The smallest bird on our planet is the bee hummingbird, of Cuba. The average adult weight ranges between 2 and 2.5 grams, with females being slightly larger than males. There are other tiny hummingbirds, including the bumblebee, from Mexico, and the calliope, of Canada and the US. Basically the adults of all these birds weigh little more than a couple of paper clips. Yet, as Jim Robbins reports in The wonder of birds, these featherlight birds are incredibly robust. Calliopes fly from the northern US down to Mexico every winter, often through powerful head-winds and raindrops as big as their ‘eads. They fly back north in spring, early arrivals, living on insects (their principal source of nutrients) until the flowers start blooming (providing nectar, their principal source of energy). It’s an annual journey of nearly 3000 kms.

adult male bee hummingbird

It takes heart to undertake such a journey, and hummingbirds have plenty. The hummingbird heart is the largest of any known animal relative to its size, and its rate has been measured to reach over 1200 beats per minute (in the blue-throated hummingbird). There are some 350 species of hummingbird, all living in the Americas. 

But it’s not just their long-distance flights that astonish, it’s their everyday manoeuvres. They can fly upside-down, change speed and direction smartly, and hover for long periods, even in strong winds, while collecting sweet nectar in vast quantities – as much as 12 times their body weight daily. Their wing-beat speed, which can reach 100 beats per second, is about ten times that of a pigeon, and they have the largest pectorals for their size of any bird. Birds’ pectorals, which power their flight, are always proportionally massive, taking up some 80% of their weight, but hummingbirds are clearly built for flight more than any other, which allows them to remain in the air more or less constantly. ‘It’s their default setting’, says Bret Tobalske of the University of Montana, who studies the mechanics of flight in birds, bats and insects. Tobalske has studied their flight using ultra high-speed cameras and atomised olive  oil illuminated by lasers, so that the revealed air-flow around their wings can help in understanding the mechanical processes involved. He’s also used wind tunnel experiments to investigate how well the birds can withstand wind forces. In a 20mph headwind, they simply increase their wingbeat rate, and can remain hovering for up to an hour and a half.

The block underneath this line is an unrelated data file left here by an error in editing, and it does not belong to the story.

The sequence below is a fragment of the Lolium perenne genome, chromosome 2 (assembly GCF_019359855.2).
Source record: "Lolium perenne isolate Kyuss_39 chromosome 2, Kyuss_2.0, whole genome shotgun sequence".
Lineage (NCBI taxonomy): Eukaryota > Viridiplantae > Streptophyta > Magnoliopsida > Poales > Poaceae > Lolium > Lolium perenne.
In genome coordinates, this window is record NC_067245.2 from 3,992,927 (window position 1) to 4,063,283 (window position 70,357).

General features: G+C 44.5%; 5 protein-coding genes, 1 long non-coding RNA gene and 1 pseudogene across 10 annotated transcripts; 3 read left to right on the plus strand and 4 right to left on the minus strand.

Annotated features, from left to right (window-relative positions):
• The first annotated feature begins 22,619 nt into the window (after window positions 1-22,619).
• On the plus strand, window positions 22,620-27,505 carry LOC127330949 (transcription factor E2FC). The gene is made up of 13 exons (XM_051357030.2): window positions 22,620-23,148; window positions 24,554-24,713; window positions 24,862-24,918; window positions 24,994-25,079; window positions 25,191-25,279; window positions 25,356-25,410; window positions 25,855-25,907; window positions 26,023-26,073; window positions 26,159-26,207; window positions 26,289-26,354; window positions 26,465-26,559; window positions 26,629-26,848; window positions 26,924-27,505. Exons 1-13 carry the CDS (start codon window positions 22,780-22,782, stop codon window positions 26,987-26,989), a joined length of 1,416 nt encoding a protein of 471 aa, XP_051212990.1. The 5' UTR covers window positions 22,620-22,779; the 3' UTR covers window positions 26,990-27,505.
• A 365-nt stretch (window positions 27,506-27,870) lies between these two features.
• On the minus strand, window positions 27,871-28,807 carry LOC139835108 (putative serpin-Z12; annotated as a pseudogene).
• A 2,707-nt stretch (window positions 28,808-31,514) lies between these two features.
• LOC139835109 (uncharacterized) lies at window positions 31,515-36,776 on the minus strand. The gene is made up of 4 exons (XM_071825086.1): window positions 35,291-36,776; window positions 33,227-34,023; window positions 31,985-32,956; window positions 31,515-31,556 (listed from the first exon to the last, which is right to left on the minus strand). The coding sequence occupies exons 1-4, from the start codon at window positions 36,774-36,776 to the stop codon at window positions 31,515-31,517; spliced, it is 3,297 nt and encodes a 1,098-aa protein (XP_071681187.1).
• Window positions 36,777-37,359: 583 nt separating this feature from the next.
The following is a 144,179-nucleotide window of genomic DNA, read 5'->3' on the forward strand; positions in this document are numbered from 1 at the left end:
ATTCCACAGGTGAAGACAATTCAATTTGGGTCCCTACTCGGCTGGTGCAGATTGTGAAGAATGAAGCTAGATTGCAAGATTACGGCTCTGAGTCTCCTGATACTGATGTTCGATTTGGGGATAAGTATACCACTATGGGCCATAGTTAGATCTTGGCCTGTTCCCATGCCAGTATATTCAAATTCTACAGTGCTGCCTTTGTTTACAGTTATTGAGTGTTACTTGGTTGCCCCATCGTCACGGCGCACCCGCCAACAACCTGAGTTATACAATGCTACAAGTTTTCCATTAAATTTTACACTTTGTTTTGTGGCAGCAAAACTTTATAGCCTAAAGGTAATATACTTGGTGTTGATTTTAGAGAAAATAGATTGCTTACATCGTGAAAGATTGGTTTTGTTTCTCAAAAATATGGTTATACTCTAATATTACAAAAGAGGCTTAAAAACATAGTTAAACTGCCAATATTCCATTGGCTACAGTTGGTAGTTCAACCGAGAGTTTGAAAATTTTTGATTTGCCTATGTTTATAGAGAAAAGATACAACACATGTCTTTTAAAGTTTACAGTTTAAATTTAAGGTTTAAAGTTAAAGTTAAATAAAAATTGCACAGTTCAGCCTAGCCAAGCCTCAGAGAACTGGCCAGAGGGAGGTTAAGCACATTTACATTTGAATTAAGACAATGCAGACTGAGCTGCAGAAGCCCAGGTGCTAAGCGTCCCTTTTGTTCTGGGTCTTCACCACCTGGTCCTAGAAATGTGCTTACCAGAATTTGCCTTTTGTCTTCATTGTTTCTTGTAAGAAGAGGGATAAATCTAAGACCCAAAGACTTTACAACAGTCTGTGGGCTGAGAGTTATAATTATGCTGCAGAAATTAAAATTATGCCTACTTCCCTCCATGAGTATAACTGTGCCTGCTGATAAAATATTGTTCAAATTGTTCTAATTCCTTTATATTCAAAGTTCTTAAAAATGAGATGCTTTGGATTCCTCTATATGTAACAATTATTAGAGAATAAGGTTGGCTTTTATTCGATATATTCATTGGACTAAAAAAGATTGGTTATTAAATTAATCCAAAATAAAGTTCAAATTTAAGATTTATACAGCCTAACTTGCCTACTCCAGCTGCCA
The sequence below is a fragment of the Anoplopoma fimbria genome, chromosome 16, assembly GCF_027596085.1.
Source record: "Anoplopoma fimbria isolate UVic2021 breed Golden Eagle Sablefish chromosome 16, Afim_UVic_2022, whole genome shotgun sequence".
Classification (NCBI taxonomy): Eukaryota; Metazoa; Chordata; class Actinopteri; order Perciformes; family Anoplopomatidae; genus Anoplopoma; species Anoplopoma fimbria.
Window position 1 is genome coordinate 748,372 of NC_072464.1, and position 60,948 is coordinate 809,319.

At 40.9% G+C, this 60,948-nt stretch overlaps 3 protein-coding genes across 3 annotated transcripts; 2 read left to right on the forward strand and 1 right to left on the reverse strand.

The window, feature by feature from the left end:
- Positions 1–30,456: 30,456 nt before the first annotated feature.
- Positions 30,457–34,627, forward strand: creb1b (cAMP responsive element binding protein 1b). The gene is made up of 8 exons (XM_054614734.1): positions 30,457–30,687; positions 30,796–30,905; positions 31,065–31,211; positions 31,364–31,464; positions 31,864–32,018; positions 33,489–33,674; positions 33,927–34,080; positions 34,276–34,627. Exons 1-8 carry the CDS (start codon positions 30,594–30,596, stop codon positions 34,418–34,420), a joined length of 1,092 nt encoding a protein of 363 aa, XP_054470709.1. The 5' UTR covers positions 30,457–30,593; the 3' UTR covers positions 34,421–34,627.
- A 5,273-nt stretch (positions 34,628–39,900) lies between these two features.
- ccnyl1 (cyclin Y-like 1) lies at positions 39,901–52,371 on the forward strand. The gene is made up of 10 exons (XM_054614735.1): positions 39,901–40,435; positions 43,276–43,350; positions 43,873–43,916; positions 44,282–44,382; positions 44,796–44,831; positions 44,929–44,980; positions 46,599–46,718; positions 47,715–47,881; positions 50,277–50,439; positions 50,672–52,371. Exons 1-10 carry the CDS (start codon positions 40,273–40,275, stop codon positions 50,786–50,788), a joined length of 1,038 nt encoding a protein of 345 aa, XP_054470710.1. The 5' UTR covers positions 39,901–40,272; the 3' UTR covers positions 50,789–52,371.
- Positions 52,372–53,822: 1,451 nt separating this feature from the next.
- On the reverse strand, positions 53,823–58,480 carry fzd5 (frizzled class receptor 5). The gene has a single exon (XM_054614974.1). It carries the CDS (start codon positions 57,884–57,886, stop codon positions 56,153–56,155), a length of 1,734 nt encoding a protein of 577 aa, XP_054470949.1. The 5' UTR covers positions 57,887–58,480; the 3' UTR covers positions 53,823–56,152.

calliope hummingbird